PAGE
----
The Day of the Two Epiphanies – June 8, 2019

Just had an epiphany. The West is not interested in renewing any nuclear arms limitation treaties with Russia or China, because, ladies and gents, we are trying to bankrupt the Russians by launching a new arms race.

One of the best ways to destabilize Russia is by taking away its oil-based revenue. Another is to engage in another futile arms race sapping its domestic spending.

That is exactly why there are so many initiatives to change the fossil fuel based economy of today into the non-fossil fuel economy of tomorrow. The powers that be do not care about our planet. They just want to destroy the Russian quasi-monopoly on the European energy market.


Another epiphany. While mowing the lawn, I was contemplating on the lessons learned from the Chernobyl debacle. I mean what did we learn from using nuclear energy in the first place?!

And then it all came to me. While many people are clearly afraid of the power of atom, I am not. I do have a huge dose of respect in this matter but no, I am not afraid. I mean, sure thing with the atom, we get Fukushima, Three Mile Island, and Chernobyl. Without it, we do not get nuclear medicine, heat, power, the space race, etc.

Without the atom, there’d be no truly modern investigative medicine capable of seeing into the human body like never before. Without it, most people would be debilitated or killed by cancers in their 40s and 50s. One of the perverse effects of nuclear medicine is that it added at least 20-25 years to our puny lifespans. And how did we use that time?! Shabbily. Instead of coming up with a way to explore the cosmos, we squander our lives doing nothing but taking selfies all day long.

Instead of writing books, teaching, learning, dreaming new inventions, researching our universe, we engage in sterile hedonistic pursuits. It would be ironic if it weren’t so damn moronic of the human race. The atom enabled us to live into our 70s, even our 80s, and we spend all that extra time our less fortunate ancestors had – doing nothing of consequence.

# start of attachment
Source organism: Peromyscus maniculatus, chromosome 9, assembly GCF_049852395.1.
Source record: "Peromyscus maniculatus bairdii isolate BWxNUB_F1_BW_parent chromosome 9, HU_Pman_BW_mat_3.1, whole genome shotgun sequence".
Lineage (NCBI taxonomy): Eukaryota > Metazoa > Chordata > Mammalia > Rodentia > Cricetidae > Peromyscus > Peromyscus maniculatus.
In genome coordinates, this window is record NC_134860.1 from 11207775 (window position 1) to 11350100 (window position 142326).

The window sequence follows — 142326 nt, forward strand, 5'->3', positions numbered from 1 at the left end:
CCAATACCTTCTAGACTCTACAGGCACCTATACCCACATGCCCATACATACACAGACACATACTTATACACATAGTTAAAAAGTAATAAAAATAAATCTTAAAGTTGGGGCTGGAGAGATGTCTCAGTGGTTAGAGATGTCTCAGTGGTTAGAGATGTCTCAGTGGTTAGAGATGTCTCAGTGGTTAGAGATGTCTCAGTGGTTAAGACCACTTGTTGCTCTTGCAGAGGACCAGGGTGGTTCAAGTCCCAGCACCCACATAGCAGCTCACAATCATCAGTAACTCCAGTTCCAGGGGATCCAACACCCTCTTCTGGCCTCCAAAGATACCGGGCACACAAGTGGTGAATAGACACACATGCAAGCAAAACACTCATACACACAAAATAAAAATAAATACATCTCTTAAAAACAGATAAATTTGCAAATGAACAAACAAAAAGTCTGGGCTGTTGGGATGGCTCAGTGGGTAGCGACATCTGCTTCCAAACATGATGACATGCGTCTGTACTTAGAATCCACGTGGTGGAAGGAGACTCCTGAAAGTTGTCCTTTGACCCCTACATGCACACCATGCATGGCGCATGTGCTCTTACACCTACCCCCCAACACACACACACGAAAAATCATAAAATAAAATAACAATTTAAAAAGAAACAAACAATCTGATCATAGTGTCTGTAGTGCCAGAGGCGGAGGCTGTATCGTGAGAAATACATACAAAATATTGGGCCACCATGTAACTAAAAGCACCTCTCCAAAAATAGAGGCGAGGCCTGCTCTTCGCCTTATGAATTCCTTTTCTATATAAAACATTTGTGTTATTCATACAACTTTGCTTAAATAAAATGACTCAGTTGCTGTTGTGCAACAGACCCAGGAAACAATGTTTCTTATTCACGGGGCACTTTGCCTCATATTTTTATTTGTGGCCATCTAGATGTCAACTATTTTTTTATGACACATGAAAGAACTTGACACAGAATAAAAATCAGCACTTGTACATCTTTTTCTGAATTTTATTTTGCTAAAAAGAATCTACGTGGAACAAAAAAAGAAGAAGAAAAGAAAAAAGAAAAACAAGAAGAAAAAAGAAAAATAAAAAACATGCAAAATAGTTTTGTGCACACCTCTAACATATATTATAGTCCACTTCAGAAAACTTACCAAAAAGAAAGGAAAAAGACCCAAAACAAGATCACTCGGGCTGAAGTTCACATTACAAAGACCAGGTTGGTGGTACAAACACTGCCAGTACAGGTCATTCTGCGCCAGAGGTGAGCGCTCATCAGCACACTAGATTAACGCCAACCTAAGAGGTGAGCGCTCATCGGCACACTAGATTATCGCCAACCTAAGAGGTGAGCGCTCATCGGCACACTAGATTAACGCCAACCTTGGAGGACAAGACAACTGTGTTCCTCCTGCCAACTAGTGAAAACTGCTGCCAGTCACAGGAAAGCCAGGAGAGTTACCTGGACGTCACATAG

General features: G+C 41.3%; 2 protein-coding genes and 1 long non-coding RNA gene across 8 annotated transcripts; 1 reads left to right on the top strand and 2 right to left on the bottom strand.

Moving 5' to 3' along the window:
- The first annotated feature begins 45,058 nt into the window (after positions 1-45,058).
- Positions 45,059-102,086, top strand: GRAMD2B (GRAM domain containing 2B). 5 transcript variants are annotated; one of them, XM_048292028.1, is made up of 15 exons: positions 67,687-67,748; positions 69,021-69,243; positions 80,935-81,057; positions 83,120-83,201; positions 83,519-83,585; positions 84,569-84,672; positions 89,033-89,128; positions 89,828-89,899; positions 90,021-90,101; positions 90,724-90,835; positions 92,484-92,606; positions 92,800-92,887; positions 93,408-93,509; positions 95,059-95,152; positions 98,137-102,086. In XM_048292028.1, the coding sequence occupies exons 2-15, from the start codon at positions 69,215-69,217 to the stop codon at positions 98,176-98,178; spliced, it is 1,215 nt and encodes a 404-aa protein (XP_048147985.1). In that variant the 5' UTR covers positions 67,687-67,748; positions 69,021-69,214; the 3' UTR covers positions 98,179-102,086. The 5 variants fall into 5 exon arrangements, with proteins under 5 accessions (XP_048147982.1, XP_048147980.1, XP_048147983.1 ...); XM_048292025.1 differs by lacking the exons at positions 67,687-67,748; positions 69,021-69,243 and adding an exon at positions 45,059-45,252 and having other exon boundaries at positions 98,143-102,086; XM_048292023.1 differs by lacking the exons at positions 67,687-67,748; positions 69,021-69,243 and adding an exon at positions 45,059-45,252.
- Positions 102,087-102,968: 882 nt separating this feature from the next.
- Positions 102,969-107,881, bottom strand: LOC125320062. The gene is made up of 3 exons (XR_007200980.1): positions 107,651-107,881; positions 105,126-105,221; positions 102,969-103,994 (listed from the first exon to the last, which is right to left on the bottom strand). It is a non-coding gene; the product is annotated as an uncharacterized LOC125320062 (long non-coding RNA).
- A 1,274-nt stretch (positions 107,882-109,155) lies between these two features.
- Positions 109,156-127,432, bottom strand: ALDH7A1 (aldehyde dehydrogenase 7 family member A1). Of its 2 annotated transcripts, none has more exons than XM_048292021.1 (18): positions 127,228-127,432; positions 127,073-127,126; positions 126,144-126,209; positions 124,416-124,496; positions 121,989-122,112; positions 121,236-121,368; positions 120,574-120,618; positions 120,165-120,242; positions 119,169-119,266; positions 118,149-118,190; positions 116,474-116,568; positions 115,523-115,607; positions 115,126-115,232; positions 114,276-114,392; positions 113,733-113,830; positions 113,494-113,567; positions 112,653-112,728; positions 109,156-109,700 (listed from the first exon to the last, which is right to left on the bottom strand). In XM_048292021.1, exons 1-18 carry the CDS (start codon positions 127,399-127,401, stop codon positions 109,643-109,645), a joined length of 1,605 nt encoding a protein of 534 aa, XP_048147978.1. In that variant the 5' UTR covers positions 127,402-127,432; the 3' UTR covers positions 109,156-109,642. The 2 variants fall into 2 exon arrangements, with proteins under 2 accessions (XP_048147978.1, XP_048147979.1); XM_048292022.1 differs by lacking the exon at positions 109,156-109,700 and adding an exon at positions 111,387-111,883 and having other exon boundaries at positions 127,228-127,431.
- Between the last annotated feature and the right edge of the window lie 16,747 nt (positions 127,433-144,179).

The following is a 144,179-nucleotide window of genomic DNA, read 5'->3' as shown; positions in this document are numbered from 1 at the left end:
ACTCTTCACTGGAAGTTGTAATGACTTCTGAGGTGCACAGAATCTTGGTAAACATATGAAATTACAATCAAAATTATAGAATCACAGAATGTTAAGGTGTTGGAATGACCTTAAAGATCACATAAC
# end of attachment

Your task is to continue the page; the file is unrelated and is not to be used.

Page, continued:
People used to live full, rich and noble lives before. They died in their prime of disease, exhaustion and of stress knowing that their insufficient lifespans condemned them to 20-hour workdays. But, they LIVED. Vixerunt! We inherited a world of sacrifice, and we squander it with the abandon of the meek.

But, even though we owe our fat rich and squalid lives in part to the atom, we have the audacity to blame it for the risks that come with all human ventures. Life is risky. But we do not seem to know or care about that.

My point is that all technology takes time to be streamlined, and accepted. Its faults and weaknesses, its dangers and risks tend to surface after 100 years or so. Look at the atom.

It took 20-25 years for people to realize that it was not a good idea to expose one to radiation. Back in the 1900s, shoe vendors used radiation boxes to take xrays of people’s feet. Not a bright idea. Who knew though!

Back in the 1920s, they used to sell radium glow in the freaking dark wrist watches. People wore them proudly. Then the girls assembling them started to glow in the dark and die of cancer. Again who the hell knew this was dangerous!

Even later on, during the Chernobyl disaster, the Soviets did not really know all the effects of radiation on the human body. Nobody really knew how, how long and which type of radiation would kill people. Without people dying left, right and center, we would not know today how radiation kills, how long it takes for a condemned irradiated area to become habitable again, etc etc.

So, when most people tell you that nuclear energy is not safe, be sure to know that is a lie. With all technology comes a risk. Knowing all the risks takes time. Humanity when faced with a problem will develop solutions. Sometimes, fear-mongering gets the best of us because we have in inside us to jump to irrational conclusions and act life paranoid primates.

Originally, they said that Prypiat and the exclusion area would be radioactive for tens of thousands of years. But then, earth worms adapted and survived. Now, they are 60% longer and larger than before the nuclear accident.

In the 90s, they said that nothing could live inside the zone for thousands of years. By 1998, there were herds of wild horses living and thriving.

Now, there’s people going back to live in those once “glowing in the dark” forests. And interestingly enough, nobody is growing a second head.

They now say, that it will be safe within 100-200 years to go back and rebuild the city, not the reactor.

It is funny how little we know and yet how fast we jump to conclusions.

People should have known though that life was possible after a nuclear accident. Look at Hiroshima and Nagasaki. Sure, those were primordially semi-dirty bombs that killed by blast, initial gamma and xray radiation. Yet, still, the atom is not as black as people want it to be.

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